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Stuart DePina: Advisor Tech Entrepreneur and Intrapreneur — The 2016 IA 25

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If you want to understand how technology can make advisors of all kinds more efficient, talk to Stuart DePina. If you want a model for how a technology partner can better serve its clients, listen to Stuart DePina. If you want a vision for how an entrepreneur and his entrepreneurial firm can thrive after an acquisition by a larger firm, look at Stuart DePina.

DePina is a serial tech entrepreneur whose mostly RIA clients embraced Tamarac’s portfolio and client management software that welcomes third-party applications as well. And it’s kept improving the software through constant interaction with its users. “We give clients a voice,” says DePina, group president at Envestnet | Tamarac, “and turn voice into action,” though for many advisors, “execution is the hardest part.”

Since its purchase by Envestnet in 2012, DePina has continued to successfully guide Tamarac as part of a larger public company, no small feat in itself, while remaining the calm voice of technology understanding and advisor-client advocacy.

In a late April interview, DePina was aked whether the main technology issue for advisors is not having the newest technology per se but rather optimizing the technology tools advisors already have. “We’ve invested heavily here at Tamarac in training” advisors to use its offerings, he reported, focusing on “onboarding, training, maintenance and support.”

That’s why in January 2008 the company launched Tamarac University, an intensive three-day event — down to two days “starting about two years ago” — where the curriculum consists of a “first half-day at a pretty high level; the next day and a half, we get in the weeds.” That approach is necessary, DePina said, since “there are many different ways that advisors run their firms. Our whole mantra is to try to eliminate the amount of time advisors spend doing what they have to do.” That’s why, as a cloud-based software-as-a-service (SaaS) provider, “every eight weeks there are enhancements we release” in order to “keep pace with what we hear from our clients.”

If the in-person Tamarac University is a “101″ course for advisors, the next step, or course 102, he said, is to “maintain contact with clients to drive awareness of these new features — webinars or one-on-one phone calls” conducted by a team of Tamarac client service reps.

The next level, “you could call it 301,” DePina joked, is utilizing a team of Tamarac consultants “who’ve worked in an advisory firm, usually in operations, but others who ran their own practices,” who spend time in clients’ offices to solve their specific issues. “The types of firms we service, usually larger firms, they like us to be in their offices,” he said.

While DePina is an obvious advocate for the efficiency that technology can provide advisors, he also cautions that with some issues advisors face, “overlaying tech on those problems don’t make them go away.”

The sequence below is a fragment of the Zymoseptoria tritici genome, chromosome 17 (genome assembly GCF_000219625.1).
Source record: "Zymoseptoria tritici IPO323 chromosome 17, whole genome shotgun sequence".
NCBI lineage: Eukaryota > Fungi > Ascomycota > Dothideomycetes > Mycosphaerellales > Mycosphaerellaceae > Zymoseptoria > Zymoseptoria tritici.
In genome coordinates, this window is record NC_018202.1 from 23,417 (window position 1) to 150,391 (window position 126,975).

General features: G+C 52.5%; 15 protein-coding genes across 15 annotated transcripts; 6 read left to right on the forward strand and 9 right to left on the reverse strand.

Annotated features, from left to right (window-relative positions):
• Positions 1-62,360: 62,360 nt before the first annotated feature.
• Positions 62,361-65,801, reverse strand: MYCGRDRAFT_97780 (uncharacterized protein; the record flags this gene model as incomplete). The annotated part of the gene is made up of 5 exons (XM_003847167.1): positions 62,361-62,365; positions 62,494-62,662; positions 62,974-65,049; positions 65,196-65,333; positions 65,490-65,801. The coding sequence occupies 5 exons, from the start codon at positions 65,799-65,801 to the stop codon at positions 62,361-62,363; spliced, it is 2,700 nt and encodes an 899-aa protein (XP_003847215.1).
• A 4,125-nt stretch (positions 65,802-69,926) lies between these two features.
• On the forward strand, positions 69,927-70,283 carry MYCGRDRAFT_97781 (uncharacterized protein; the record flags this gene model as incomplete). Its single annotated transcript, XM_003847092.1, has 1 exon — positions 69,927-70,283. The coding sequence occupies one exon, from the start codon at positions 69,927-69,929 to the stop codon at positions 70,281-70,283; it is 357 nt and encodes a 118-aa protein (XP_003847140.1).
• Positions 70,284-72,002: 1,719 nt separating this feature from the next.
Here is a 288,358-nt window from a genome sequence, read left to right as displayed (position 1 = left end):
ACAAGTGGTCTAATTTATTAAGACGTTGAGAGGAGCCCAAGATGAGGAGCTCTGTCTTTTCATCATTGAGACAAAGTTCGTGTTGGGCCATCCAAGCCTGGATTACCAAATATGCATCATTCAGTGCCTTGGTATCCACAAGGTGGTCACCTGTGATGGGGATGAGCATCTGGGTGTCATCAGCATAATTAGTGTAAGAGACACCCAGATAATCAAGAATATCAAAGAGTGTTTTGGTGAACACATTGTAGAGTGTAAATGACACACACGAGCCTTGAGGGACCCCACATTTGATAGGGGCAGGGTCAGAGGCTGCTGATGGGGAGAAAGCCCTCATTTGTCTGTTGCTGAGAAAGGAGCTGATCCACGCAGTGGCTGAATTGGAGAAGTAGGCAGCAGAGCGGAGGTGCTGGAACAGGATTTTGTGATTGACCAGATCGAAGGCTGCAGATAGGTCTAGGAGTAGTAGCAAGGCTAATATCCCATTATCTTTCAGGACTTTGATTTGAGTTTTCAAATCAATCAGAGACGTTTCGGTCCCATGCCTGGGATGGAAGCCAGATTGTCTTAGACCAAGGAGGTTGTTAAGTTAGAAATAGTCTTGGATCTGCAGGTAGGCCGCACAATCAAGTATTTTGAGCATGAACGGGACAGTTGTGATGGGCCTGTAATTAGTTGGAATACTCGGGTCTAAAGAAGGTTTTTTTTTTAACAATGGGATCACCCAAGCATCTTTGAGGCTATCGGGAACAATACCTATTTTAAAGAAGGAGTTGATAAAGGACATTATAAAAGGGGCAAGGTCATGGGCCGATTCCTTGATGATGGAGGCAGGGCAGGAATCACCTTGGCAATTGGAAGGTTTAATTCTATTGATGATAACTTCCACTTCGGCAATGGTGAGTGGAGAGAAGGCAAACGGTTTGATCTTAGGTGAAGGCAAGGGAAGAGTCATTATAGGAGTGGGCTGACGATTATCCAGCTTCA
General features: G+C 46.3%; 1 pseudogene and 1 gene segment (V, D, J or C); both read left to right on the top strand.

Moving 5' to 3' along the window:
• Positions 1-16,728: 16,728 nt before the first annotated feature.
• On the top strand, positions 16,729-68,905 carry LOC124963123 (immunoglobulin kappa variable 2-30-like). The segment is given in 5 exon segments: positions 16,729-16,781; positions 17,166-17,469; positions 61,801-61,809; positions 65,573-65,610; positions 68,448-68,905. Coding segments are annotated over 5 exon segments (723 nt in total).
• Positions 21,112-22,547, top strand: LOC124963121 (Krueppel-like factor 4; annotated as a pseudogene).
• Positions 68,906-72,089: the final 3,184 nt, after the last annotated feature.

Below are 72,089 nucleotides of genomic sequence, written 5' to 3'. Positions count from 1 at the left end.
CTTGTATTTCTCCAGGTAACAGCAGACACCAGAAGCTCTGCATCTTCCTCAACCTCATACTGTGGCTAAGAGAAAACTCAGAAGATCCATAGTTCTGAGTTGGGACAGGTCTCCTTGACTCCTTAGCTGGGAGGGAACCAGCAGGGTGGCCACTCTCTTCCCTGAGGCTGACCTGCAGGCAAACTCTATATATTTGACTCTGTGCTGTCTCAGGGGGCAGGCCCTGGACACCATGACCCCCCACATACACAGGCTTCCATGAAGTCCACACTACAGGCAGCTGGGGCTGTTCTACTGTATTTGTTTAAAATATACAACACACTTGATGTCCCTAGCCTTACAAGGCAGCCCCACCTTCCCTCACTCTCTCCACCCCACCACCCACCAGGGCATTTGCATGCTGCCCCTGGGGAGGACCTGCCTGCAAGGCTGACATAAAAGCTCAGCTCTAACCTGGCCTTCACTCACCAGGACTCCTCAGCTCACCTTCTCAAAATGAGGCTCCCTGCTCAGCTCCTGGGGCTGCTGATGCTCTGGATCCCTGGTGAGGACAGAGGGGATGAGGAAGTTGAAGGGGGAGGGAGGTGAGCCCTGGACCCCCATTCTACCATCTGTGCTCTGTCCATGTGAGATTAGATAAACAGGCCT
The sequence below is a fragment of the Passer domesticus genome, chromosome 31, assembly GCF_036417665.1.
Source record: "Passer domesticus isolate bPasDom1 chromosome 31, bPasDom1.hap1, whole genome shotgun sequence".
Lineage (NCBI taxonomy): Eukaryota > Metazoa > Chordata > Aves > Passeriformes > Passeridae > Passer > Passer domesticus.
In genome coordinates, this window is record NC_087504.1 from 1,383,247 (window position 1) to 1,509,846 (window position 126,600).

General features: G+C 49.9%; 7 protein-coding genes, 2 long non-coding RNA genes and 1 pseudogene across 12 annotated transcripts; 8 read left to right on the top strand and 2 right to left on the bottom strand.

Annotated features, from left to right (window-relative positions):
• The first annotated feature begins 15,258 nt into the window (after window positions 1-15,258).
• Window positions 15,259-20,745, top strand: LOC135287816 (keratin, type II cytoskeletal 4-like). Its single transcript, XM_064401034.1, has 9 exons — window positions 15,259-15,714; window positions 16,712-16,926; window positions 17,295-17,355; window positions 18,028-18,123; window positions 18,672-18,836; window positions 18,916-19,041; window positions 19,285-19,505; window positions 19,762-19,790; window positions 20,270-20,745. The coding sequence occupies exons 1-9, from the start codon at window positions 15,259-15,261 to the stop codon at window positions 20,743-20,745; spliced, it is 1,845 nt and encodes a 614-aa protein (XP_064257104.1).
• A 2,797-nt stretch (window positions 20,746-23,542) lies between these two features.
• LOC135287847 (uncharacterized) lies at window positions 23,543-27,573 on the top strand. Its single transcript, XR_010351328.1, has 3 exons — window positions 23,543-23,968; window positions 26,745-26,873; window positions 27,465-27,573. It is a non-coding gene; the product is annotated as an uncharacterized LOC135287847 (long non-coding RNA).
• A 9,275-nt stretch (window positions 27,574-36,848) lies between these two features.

More than 4,000 users have attended Tamarac University, he said, with many repeat attendees. While that in-person training is good for advisory firms, another entity benefits: Tamarac itself.  “Getting people in the same room is as rich for us as it is for those other firms” in informing how Tamarac will improve its software.

So what are the enhancements Tamarac is working on? One big issue is client segmentation. “There’s an awareness of trying to go after different segments of the marketplace — going after more of the mass affluent. Everybody wants [the big client] with millions, but there are very few of those opportunities. Technology tools like Tamarac allows a firm to efficiently reach and serve those mass affluent clients, he says. With the right technology infrastructure in place an advisor who previously could only “manage 50 relationships now can do 200.”

As for DePina’s now intrapreneurial approach, almost four years after its acquisition by Envestnet, how is that working out for Tamarac employees and clients?

“It’s been a success,” DePina said, for both Tamarac and its users, and for Envestnet, “exceeding my expectations.” Ironically, he said, “It’s worked because there are clear differences between Tamarac and Envestnet, and they’ve recognized that. We’re only technology, we started that way, and still are; the core of their business is asset management, Jud and Bill built it that way,” referring to Envestnet Chairman Jud Bergman and President Bill Crager. “We don’t get in each other’s ways” and the “cultures aligned.” Finally, he said, “Jud has given me the room to express myself and make mistakes; ‘Do it my way?’ That’s not the way Jud operates. This is my job of jobs; I’m doing what I want to do.” 

There’s a unique benefit Tamarac provides advisors, he argued. The “core group of Tamarac — Matt Springer, the founder, still is with the company — we understand the problems advisors have. There are technology companies filled with very smart people that are well-funded, but they never walked in the shoes of advisors” like Tamarac’s people have.

— See the full 2016 IA 25 in the May issue of Investment Advisor, and find ongoing coverage of the honorees, including extended profiles, all month on the IA 25 homepage.